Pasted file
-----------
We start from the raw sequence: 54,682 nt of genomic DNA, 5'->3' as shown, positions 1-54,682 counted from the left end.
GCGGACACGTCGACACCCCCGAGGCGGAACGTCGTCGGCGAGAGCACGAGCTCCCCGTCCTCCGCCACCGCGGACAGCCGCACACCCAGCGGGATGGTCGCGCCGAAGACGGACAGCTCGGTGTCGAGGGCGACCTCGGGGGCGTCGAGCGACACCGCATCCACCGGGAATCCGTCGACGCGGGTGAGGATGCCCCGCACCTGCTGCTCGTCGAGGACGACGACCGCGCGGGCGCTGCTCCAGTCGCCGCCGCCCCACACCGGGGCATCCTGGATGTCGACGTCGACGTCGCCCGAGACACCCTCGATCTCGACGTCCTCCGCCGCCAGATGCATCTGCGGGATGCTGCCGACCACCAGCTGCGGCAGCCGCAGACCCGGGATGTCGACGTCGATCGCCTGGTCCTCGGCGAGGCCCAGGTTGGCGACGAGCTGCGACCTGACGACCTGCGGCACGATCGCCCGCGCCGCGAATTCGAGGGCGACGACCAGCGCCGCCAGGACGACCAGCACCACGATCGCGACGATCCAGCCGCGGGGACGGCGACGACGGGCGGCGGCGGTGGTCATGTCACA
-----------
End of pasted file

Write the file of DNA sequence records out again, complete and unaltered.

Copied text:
We start from the raw sequence: 54,682 nt of genomic DNA, 5'->3' as shown, positions 1-54,682 counted from the left end.
GCGGACACGTCGACACCCCCGAGGCGGAACGTCGTCGGCGAGAGCACGAGCTCCCCGTCCTCCGCCACCGCGGACAGCCGCACACCCAGCGGGATGGTCGCGCCGAAGACGGACAGCTCGGTGTCGAGGGCGACCTCGGGGGCGTCGAGCGACACCGCATCCACCGGGAATCCGTCGACGCGGGTGAGGATGCCCCGCACCTGCTGCTCGTCGAGGACGACGACCGCGCGGGCGCTGCTCCAGTCGCCGCCGCCCCACACCGGGGCATCCTGGATGTCGACGTCGACGTCGCCCGAGACACCCTCGATCTCGACGTCCTCCGCCGCCAGATGCATCTGCGGGATGCTGCCGACCACCAGCTGCGGCAGCCGCAGACCCGGGATGTCGACGTCGATCGCCTGGTCCTCGGCGAGGCCCAGGTTGGCGACGAGCTGCGACCTGACGACCTGCGGCACGATCGCCCGCGCCGCGAATTCGAGGGCGACGACCAGCGCCGCCAGGACGACCAGCACCACGATCGCGACGATCCAGCCGCGGGGACGGCGACGACGGGCGGCGGCGGTGGTCATGTCACA